Ruth Ware | The Lying Game

The Book: 

The Lying Game by Ruth Ware
Published: June 2017 by Scout Press

Torrie’s Rating:


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The Plot (Goodreads):

On a cool June morning, a woman is walking her dog in the idyllic coastal village of Salten along a tidal estuary known as the Reach. Before she can stop him, the dog charges into the water to retrieve what first appears to be a wayward stick, but to her horror, turns out to be something much more sinister…

The next morning, three women in and around London—Fatima, Thea, and Isabel—receive the text they had always hoped would NEVER come, from the fourth in their formerly inseparable clique, Kate, that says only, “I need you.”

The four girls were best friends at Salten, a second-rate boarding school set near the cliffs of the English Channel. Each different in their own way, the four became inseparable and were notorious for playing the Lying Game, telling lies at every turn to both fellow boarders and faculty, with varying states of serious and flippant nature that were disturbing enough to ensure that everyone steered clear of them. The myriad and complicated rules of the game are strict: no lying to each other—ever. Bail on the lie when it becomes clear it is about to be found out. But their little game had consequences, and the girls were all expelled in their final year of school under mysterious circumstances surrounding the death of the school’s eccentric art teacher, Ambrose (who also happens to be Kate’s father).

Click here for book spoilers for The Lying Game
Book spoilers ahead–if you haven’t yet read The Lying Game, I suggest you turn back now.

We’re led to believe that Ambrose committed suicide by overdosing on heroin (he was a recovered addict) and Kate found him. Kate texted her three friends for help, and since she was under 16, she didn’t want to go to the police because she would be put into foster care. She convinced her friends to help her bury his body and that she would wait a few weeks to notify the police at which point she’ll be 16 and allowed to stay in her home alone. Isa, Fatima, and Thea are all led to believe that Ambrose committed suicide because the school had found out about his drawings of them – some of which were of the girls naked.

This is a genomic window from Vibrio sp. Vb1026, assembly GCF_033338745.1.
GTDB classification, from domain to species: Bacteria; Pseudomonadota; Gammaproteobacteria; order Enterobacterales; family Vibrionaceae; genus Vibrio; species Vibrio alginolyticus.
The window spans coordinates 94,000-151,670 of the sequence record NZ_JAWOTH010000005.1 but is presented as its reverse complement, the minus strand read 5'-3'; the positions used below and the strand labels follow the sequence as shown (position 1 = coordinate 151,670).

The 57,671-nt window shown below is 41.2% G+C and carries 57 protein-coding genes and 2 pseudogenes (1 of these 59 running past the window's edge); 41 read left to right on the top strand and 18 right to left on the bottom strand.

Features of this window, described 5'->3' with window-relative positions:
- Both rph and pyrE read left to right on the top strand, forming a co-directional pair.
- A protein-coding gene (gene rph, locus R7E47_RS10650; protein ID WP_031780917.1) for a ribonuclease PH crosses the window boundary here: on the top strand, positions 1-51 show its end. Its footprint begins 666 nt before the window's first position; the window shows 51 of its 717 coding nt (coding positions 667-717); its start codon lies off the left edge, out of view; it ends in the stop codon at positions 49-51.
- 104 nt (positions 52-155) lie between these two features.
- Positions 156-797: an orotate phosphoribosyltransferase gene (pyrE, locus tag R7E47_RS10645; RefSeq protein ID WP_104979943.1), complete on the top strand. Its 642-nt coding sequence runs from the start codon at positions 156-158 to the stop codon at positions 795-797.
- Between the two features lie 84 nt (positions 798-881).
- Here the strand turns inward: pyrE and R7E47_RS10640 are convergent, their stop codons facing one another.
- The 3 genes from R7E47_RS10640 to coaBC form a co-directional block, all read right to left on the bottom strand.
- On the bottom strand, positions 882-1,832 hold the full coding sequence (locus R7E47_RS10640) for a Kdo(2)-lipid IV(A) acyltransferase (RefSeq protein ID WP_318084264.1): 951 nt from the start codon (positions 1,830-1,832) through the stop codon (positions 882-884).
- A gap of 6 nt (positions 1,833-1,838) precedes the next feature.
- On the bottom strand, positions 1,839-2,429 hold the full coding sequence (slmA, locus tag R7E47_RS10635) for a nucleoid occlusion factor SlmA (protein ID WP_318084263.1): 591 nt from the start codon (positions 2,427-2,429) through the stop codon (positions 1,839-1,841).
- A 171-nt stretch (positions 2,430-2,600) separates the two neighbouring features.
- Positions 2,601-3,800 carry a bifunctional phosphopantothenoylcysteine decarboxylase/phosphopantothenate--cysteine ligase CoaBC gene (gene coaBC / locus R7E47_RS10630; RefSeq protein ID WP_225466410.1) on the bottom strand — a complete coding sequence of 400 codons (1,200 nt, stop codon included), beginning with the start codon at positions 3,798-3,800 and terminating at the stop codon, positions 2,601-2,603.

As the novel progresses, the truth is revealed. Kate and her step-brother Luc were in love, and when Ambrose found out, he decided they needed to be separated, and decided to send Luc away. Luc had a challenging childhood and experienced a lot of abuse, so he panicked and was terrified of being sent away from the only safe place he ever knew. He acted out and killed Ambrose by putting a lethal dose of heroin in a wine bottle for Ambrose to consume. An oral overdose isn’t quick, so Ambrose eventually realized he had been poisoned. During that time, he wrote a goodbye note to Kate (that was disguised as a suicide note), designed to save her and Luc from any police inquiry and to guide her to protect Luc. Kate sent her father’s drawings to the school to provide an alibi.

Kate hated Luc for killing her father who she loved dearly, but she followed her father’s request from the letter to protect him and not let his death be in vain. In the end, Luc shows up at The Mill (his childhood home and Kate’s home in the present) and tries to talk to Kate. They argue and a candle catches the house on fire. Luc goes back into the burning house to save Freya (Isa’s 6-month-old daughter), but is unable to get out himself. Kate goes back in to be with Luc, and both die in the fire.

Torrie’s Review:

I’ve 3 or 4 books by Ruth Ware, and this is by far my favorite. It kept me guessing throughout, and while some red herrings were clear, I was never committed to a particular answer until all was revealed by the author. I found Isa to be an annoying narrator, and I hated some of her adult decisions, but I did enjoy reading the book and found that the writing was of great quality. There definitely was some unnecessary description and filler here and there, but the action and plot stayed center focus. This book makes me want to read more of Ruth Ware’s novels!

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